I arrived in D.C. with apprehension, fearing the monotony of the city’s architecture, its patchwork, its metro, its buildings, its politically minded people stuck in their own ideas but appearing and sounding just like his/her cubicle mate. I feared the thick webs of bureaucracy, the tangled nets of sophisticated jargon, the pretentious postures and speech, the greedy and temporary exchanges of business cards, the handshakes that were just a little too firm…
Most of all…I feared that I wouldn’t be able to fake it well enough to survive. That the South Asian American scholar next to me would see right through the ignorance and the fact that I didn’t even know what South Asian American meant.
I am leaving D.C. hoping that I will cross paths with this THINK TANK of a city one day again. From the first few weeks to the last, I have been blessed to have met amazing progressive risk taking South Asian leaders who valued the sacrifices their parents had made to bring them to this country and give them the opportunity to serve and be served, to progress and be progressed, to change and be changed in a city that would welcome and encourage that. While there are thick webs of bureaucracy, tangled nets of sophisticated jargon, some pretentious speeches, and even slightly superficial meetings with countless residents (that’s just the name of the game), it says a lot that there are people in this city that continue to stay amongst all of that because they have held true to something greater than their individual identities- the identity of being a United States citizen. These leaders have come to a point where they have grasped and acknowledged what that fully means to them-partaking in civil service through work in law, the military, congress, government agencies, and volunteering etc., because living in this country doesn’t simply mean benefitting from its assets but rather adding to it for this generation and generations to come.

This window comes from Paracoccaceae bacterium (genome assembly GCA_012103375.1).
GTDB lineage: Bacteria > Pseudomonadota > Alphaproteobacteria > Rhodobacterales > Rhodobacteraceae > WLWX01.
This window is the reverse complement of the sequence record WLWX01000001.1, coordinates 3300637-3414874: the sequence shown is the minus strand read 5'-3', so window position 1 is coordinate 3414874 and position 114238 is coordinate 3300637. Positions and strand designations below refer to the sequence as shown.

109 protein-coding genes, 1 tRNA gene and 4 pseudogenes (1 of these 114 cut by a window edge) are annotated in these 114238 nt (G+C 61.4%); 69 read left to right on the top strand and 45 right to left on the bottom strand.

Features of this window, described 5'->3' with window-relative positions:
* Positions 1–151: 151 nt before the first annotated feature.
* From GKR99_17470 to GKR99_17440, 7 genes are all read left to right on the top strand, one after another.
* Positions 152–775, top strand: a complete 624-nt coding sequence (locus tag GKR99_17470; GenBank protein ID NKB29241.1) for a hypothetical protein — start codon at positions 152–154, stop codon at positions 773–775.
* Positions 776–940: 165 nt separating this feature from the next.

While faking it would have probably got me a few more business cards, maybe a headline in a local newspaper- it wouldn’t have nearly made as lasting of an impact as embracing my identity as a Sri Lankan, Christian, Michigan, MPH, woman student (just to name a few identities I associate myself with) and taking pride in it. I, like everyone around me, has a perspective to offer and a community that wants to hear it (whether that be a cultural community, faith-based, sporting, neighborhood, school, the list goes on…). That fact alone has empowered me this past summer and has shown me that faking it in my community of South Asians would cause more reason for alarm than satisfaction, and simply embracing my identity can encourage those who may have had the same fears I did when I had first arrived. I think if anything, I’ve learned, that many South Asians can smell dishonesty from miles away because we’ve been taught to manipulate our thoughts and ways into positions that don’t mean anything to us- and the funny thing is- we usually work hard enough to achieve them. Unfortunately, I think fear of survival will actually be something these supposedly “successful” folk face compared to those who follow a path that sets their minds in drive, that sets their ambitions on fire, that sets their goals to unimaginable heights.
Being a scholar of the Washington Leadership Program has been a huge blessing for me this past summer – and I owe a huge thanks to Harin and Nisha for understanding the values of their communities and their culture, setting up platforms for discussion, and allowing me to see the same due to their efforts. Additionally- the leaders around me- Guatam, Priya, Hira, Sapna, Shirin, Kalyan, Aseem, and Waleed- don’t forget that you are all are motivated thoughtful South Asian American change makers! I can’t wait to see you all in 10 years , making strides, and buying dinners for the WLP scholars of 2023! :)
- Dayani Waas WLP 2013 Alum